Waiting outside the mall at midnight on Black Friday is so 20th century — and that’s great news for delivery giants UPS (NYSE:UPS) and FedEx (NYSE:FDX). Although brick-and-mortar sales on the year’s biggest shopping day rose by 6.6%, millions of shoppers bailed on the post-Thanksgiving ritual of mall hopping to take to the web — dropping a whopping $816 billion last Friday alone, according to the research firm comScore.
That 26% increase over last year is great news not only for e-tailers, who expect a record-breaking Cyber Monday “Deal Week,” but the UPS-FedEx duopoly as well. Both companies are banking on e-commerce to drive up their delivery volumes — and profits — this season.
Because FedEx and UPS cater to a time-sensitive delivery market, shippers have few competitive alternatives. Rail and traditional trucking companies can’t compete with the two package firms on fast shipping. And the U.S. Postal Service, which has lost $13.5 billion since the beginning of 2010 and is by all accounts in the death spiral to bankruptcy, is unlikely to rise from the ashes by offering e-mail and document storage.
UPS and FedEx appear confident — both will raise delivery rates by about 5% for 2012.
But in the race for holiday season supremacy, which company is best positioned to win the day? And how will those prospects impact their stock? Here’s how FedEx and UPS stack up in five key areas:
UPS ended 2010 with $49.5 billion in revenue, about $3.5 billion in profit, more than 400,000 employees and a delivery fleet of close to 100,000 vehicles and 266 cargo jets. The company makes an average of 15.6 million shipments a day.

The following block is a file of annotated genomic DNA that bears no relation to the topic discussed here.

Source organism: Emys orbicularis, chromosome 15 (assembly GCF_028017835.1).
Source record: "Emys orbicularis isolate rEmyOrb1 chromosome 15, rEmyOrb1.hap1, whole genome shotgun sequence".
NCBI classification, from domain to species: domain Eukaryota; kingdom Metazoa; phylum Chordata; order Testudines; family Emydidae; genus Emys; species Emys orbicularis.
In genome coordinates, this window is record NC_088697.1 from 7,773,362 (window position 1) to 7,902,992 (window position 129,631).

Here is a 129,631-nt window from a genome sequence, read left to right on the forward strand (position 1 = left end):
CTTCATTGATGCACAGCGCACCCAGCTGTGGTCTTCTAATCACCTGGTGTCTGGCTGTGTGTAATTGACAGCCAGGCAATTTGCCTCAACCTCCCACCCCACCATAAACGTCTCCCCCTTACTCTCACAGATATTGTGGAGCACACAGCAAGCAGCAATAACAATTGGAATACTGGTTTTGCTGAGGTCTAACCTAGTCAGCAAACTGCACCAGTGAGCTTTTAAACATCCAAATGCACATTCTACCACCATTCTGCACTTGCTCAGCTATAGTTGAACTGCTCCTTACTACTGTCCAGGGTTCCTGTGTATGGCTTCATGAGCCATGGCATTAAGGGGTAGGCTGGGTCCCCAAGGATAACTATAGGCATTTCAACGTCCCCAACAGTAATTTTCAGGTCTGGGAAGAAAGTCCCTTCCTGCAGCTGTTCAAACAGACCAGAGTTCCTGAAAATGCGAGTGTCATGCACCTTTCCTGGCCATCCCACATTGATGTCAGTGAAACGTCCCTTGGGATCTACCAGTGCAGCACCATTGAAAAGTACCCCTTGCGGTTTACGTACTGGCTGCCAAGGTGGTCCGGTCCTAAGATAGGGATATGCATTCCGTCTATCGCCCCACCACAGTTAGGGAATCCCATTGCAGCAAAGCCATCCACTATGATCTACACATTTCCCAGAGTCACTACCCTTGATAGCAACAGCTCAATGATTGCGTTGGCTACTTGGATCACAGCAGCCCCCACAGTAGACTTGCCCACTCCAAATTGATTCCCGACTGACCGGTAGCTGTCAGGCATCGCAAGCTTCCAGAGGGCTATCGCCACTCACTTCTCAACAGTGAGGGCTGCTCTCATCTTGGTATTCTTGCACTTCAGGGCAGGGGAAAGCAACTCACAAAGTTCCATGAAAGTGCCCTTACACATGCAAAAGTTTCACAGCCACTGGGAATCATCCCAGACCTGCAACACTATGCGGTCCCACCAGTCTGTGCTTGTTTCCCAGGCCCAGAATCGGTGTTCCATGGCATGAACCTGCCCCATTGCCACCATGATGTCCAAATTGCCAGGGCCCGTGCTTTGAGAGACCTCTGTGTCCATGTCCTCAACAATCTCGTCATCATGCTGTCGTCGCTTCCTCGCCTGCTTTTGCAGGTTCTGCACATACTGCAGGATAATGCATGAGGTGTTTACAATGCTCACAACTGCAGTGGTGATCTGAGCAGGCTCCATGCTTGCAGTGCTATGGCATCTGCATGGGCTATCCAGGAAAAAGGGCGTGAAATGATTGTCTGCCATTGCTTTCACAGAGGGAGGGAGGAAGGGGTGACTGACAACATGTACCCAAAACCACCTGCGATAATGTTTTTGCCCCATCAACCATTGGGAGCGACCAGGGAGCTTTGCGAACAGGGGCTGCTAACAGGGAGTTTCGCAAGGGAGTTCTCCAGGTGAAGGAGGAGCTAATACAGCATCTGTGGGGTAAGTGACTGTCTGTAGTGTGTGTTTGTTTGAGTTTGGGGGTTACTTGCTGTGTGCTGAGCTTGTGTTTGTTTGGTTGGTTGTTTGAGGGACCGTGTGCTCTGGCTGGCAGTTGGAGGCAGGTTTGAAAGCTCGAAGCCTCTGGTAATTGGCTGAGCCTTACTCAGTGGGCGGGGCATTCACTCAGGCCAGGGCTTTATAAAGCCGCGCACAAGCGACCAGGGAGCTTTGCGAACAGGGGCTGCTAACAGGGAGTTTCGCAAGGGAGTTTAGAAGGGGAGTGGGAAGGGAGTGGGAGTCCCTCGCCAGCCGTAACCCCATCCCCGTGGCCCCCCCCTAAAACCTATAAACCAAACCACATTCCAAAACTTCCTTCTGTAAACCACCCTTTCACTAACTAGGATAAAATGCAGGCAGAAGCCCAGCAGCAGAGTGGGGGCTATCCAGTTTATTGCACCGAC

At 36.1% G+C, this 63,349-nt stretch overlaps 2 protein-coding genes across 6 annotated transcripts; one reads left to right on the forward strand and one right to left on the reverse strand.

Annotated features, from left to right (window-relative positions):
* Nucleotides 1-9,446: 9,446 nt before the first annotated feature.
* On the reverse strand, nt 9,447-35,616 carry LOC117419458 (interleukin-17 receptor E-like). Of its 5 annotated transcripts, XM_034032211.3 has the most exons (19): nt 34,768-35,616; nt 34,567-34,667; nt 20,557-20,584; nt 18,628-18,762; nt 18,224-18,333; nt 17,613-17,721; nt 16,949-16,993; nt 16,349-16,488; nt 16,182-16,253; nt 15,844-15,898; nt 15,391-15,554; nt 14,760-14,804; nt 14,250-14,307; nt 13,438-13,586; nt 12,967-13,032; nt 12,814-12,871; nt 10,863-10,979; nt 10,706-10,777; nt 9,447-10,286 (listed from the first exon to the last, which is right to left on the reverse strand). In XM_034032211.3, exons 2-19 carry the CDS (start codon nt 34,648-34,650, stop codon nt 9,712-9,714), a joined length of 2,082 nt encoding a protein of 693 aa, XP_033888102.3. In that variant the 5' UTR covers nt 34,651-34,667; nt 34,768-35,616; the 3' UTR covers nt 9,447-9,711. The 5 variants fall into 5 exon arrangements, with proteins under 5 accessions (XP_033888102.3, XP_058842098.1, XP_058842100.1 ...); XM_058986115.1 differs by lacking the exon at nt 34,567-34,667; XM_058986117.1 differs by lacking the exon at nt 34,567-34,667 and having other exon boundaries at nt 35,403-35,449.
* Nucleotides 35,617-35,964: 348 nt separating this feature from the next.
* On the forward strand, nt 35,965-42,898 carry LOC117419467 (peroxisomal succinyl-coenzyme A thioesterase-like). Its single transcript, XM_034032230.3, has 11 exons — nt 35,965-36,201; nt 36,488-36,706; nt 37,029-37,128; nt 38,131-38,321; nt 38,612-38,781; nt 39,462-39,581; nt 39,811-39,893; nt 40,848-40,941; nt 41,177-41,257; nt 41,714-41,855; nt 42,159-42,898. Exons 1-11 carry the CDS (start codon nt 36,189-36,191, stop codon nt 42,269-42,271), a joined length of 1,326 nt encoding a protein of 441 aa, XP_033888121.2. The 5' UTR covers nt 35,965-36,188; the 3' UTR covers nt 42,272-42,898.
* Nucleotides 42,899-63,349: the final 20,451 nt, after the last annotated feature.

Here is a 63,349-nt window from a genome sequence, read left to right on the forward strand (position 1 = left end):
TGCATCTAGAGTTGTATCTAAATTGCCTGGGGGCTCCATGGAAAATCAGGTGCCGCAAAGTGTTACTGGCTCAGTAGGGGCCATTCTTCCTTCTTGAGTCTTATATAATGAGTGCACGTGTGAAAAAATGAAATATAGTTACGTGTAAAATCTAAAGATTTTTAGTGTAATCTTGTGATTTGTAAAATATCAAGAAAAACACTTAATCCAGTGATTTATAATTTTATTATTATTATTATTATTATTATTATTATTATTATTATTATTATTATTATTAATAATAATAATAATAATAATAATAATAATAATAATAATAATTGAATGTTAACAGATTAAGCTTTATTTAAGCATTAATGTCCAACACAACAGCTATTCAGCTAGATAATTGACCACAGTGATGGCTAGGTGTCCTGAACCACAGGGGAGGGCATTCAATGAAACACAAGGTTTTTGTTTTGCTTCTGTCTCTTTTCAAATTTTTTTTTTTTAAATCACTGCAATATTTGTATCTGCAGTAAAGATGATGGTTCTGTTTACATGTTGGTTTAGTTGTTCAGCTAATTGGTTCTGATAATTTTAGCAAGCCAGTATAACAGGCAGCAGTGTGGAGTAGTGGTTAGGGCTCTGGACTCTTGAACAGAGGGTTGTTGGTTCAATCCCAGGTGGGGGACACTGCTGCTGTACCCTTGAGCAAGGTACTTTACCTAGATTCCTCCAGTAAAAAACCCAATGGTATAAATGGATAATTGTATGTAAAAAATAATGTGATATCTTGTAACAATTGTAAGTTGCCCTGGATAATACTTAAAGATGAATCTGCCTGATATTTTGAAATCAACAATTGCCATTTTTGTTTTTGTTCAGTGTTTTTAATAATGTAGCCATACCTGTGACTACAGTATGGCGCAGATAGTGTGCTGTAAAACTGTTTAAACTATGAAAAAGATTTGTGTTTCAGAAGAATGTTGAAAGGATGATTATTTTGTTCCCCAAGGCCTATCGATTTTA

FedEx, whose fiscal 2011 ended on May 31, had $39.3 billion in revenue, nearly $2.4 billion in profit, about 290,000 employees and a delivery fleet of about 43,000 and 654 cargo jets. FDX delivers an average of 3.6 million shipments a day.
When UPS’ international volume spiked in the third quarter of 2010, Brown expanded capacity substantially to seize the opportunity. When global shipping volume slumped, UPS scrambled to ground planes and reduce excess capacity — particularly in Asia. That weighed on margins.
FDX’s Express unit got hammered in the quarter as frugal shippers cut back on premium delivery expenses. U.S. domestic volume alone fell 3%; combined with the global slowdown, operating income fell 19% to $288 million in the quarter.
Edge: Toss-up. UPS’ fate depends on how fast Asia rebounds; FDX must find a way to recover premium U.S. domestic volumes.
UPS’ biggest opportunity is in using its high-tech logistics systems and processes to cash in on global supply chain growth. Europe remains a key target despite the continent’s current uncertainty — the company’s $200 million expansion of its Cologne air hub will boost capacity by more than 70%. Brown could strengthen its position by acquiring Dutch delivery and logistics firm TNT Express, which has lost half its market value since May, according to The Wall Street Journal.
Strong FedEx Ground performance and rebounding fortunes in the company’s freight segment helped offset lower premium package volume, although less-than-truckload (LTL) operations remain in the doldrums. FedEx could benefit from a TNT acquisition too, but earlier this year it said TNT was “too expensive.” USPS’ loss might be FedEx’s gain — its SmartPost service already transports less time-sensitive parcels to hubs, with the postal service providing local delivery.
Edge: Toss-up. The longer-term outlook is brighter for UPS’ international strategy, but Europe could eat Brown’s lunch. And don’t even think about the impact of a euro collapse.